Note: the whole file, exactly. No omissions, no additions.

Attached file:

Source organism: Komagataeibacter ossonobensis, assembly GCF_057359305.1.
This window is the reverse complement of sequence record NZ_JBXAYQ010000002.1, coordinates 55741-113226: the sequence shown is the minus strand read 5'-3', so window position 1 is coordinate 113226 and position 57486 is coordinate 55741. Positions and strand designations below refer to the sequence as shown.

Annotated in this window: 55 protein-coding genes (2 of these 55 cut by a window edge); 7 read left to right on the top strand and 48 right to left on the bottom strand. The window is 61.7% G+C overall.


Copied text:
Source organism: Komagataeibacter ossonobensis, assembly GCF_057359305.1.
This window is the reverse complement of sequence record NZ_JBXAYQ010000002.1, coordinates 55741-113226: the sequence shown is the minus strand read 5'-3', so window position 1 is coordinate 113226 and position 57486 is coordinate 55741. Positions and strand designations below refer to the sequence as shown.

Annotated in this window: 55 protein-coding genes (2 of these 55 cut by a window edge); 7 read left to right on the top strand and 48 right to left on the bottom strand. The window is 61.7% G+C overall.